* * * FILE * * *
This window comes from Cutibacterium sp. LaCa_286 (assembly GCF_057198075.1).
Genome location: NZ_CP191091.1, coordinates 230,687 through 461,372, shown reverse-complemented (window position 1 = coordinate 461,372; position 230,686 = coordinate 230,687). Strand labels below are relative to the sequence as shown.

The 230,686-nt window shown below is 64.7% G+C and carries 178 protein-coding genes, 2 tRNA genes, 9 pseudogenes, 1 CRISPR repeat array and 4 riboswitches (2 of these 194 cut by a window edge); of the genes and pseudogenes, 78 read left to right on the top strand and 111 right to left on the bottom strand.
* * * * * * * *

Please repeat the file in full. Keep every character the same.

This window comes from Cutibacterium sp. LaCa_286 (assembly GCF_057198075.1).
Genome location: NZ_CP191091.1, coordinates 230,687 through 461,372, shown reverse-complemented (window position 1 = coordinate 461,372; position 230,686 = coordinate 230,687). Strand labels below are relative to the sequence as shown.

The 230,686-nt window shown below is 64.7% G+C and carries 178 protein-coding genes, 2 tRNA genes, 9 pseudogenes, 1 CRISPR repeat array and 4 riboswitches (2 of these 194 cut by a window edge); of the genes and pseudogenes, 78 read left to right on the top strand and 111 right to left on the bottom strand.